FaithWorld

Suburban ethnic and religious tensions fester as France debates shooting

By Reuters Staff
March 23, 2012

(A man places flowers in front of the Ozar Hatorah Jewish school in Toulouse, southwestern France March 20, 2012 to pay respect to the four victims killed by a gunman just days after three soldiers were killed in similar shootings in the same area of southwest France. REUTERS/Pascal Parrot)

In the aftermath of a killing spree that shocked the nation, France’s Paris-based politicians and national media are deep in debate about its impact on the upcoming presidential election and the need for tighter security.

In the drab Toulouse suburbs where gunman Mohamed Merah killed seven people before being cut down by police commandos, the talk is more of bubbling tensions between ethnic and religious communities and how solutions are nowhere in sight.

The gap is not just between the capital to the north and Toulouse in the southwest. In the gritty outskirts of Paris, within sight of the Eiffel Tower, an “us and them” mentality still haunts the streets rocked by immigrant riots in 2005.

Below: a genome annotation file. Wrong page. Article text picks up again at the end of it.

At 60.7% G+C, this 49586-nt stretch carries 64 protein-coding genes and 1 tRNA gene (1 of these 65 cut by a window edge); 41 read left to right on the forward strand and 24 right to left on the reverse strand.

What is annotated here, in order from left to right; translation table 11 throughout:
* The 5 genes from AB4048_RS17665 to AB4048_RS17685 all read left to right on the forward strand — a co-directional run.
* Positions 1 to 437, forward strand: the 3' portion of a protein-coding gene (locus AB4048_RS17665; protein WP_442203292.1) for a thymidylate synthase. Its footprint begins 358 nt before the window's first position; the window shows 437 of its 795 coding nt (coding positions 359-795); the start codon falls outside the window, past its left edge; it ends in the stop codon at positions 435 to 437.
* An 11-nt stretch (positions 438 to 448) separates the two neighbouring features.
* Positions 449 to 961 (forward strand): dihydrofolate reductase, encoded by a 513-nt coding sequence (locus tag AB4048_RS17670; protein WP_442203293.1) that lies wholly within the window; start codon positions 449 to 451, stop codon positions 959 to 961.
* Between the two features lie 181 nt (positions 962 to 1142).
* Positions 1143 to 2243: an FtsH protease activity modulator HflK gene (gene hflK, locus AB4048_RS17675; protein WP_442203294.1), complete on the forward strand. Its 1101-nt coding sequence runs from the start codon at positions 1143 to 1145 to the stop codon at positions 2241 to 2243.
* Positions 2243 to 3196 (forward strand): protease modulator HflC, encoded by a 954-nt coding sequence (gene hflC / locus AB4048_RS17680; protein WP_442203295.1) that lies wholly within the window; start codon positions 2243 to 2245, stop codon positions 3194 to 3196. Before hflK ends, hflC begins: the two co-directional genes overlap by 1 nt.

“Politicians in France love to talk about harmony, how there are no communities and everybody lives together,” said Georges Dray, 72, a retired Jewish bar owner who came to Toulouse in the wave of French settlers who left former colony Algeria on its independence in 1962. The Toulouse killings claimed the lives of three soldiers, three Jewish children and a rabbi, before gunman Merah died in a shootout with police.

President Nicolas Sarkozy, who is campaigning for re-election in the April-May poll, has proposed tougher security measures, such as sanctions for people whose frequent viewing of jihadist websites could mean links to radical Islamism. “This is going to raise questions about our system of integration, our approach to (Islamic) fundamentalism and our tolerance of certain practices here. You’re going to hear a lot about that in the weeks to come,” a senior Sarkozy campaign adviser said, speaking on condition of anonymity.

Lahsen Edbas, 29, a Muslim grocery store worker in the eastern Paris suburb of Le Raincy, echoed a widespread skepticism about the Paris elite: “Why is all this happening now, just before an election?”

Read the full story by Nicholas Vinocur here.
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